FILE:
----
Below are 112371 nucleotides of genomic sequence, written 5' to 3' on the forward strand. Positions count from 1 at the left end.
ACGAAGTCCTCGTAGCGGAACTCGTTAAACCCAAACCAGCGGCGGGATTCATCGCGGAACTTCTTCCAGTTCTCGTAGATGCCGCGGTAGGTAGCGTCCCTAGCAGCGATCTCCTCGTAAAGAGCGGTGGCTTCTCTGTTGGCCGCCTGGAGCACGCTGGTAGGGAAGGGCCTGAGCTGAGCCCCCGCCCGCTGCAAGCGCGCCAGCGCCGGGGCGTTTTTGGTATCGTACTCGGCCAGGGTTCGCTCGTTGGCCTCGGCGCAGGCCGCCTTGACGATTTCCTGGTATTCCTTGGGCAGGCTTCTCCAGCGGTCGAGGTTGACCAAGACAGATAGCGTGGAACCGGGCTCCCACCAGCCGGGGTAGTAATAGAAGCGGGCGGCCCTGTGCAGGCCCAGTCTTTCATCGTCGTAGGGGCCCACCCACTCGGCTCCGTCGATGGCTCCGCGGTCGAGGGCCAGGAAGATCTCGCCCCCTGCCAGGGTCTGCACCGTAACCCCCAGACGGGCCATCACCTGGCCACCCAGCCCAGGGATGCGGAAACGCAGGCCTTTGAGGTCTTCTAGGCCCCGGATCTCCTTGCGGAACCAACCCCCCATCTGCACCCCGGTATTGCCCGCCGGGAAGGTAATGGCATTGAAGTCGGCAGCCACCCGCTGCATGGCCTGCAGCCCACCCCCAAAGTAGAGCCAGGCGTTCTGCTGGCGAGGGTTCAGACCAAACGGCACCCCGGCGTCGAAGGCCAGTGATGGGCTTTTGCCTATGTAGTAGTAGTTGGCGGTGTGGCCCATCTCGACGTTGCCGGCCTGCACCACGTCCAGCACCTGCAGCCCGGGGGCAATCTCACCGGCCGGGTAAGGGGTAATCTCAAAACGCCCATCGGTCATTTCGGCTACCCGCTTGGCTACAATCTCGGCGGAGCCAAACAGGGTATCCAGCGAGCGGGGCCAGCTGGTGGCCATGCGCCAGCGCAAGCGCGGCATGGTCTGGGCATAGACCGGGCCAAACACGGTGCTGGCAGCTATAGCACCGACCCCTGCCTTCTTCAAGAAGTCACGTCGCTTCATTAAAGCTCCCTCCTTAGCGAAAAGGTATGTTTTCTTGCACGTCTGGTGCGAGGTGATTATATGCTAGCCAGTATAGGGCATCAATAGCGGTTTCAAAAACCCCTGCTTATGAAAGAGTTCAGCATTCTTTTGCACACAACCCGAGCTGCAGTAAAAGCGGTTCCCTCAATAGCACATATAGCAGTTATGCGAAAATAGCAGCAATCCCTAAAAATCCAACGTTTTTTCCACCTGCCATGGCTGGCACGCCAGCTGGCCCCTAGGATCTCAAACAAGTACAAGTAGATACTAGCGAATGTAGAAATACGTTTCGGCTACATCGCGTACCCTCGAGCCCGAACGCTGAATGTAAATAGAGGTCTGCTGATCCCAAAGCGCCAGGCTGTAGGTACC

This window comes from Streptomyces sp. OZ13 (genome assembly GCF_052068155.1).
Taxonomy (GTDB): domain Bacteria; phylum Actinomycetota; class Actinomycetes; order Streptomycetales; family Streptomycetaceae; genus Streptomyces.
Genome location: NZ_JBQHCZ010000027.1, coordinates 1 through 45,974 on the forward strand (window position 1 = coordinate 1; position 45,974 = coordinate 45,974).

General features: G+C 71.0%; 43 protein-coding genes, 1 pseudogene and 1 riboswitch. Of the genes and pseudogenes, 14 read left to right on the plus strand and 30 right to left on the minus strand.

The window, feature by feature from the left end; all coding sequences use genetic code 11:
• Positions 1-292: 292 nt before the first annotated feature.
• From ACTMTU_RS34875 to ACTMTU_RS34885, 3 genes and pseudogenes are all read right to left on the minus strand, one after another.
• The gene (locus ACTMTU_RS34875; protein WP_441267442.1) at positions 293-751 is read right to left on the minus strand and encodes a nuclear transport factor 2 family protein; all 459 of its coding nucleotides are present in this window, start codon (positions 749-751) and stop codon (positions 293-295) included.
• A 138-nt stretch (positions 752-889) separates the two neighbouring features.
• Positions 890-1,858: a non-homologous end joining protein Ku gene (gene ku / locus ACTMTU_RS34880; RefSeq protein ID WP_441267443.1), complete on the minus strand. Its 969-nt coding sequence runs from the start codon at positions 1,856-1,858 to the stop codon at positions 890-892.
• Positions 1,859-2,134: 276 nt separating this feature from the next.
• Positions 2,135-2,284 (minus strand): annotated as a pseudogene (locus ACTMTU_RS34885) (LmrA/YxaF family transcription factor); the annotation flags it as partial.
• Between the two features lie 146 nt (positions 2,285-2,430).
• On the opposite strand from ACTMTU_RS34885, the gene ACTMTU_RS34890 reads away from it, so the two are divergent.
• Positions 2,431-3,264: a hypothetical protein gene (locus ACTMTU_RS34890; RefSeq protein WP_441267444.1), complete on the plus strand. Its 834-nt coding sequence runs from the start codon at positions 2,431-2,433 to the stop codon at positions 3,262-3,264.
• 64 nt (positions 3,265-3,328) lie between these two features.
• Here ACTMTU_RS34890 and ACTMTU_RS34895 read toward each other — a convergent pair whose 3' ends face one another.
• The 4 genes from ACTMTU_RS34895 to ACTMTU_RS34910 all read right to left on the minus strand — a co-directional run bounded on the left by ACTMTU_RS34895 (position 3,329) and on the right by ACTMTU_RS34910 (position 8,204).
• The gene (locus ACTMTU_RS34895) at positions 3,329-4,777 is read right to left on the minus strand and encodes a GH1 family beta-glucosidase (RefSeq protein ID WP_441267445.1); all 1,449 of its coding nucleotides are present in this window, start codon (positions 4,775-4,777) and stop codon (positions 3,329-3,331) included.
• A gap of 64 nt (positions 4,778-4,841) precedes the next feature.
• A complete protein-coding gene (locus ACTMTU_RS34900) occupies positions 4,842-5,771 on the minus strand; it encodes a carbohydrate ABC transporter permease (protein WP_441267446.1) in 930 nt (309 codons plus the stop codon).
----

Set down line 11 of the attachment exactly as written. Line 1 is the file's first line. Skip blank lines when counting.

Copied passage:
• A 138-nt stretch (positions 752-889) separates the two neighbouring features.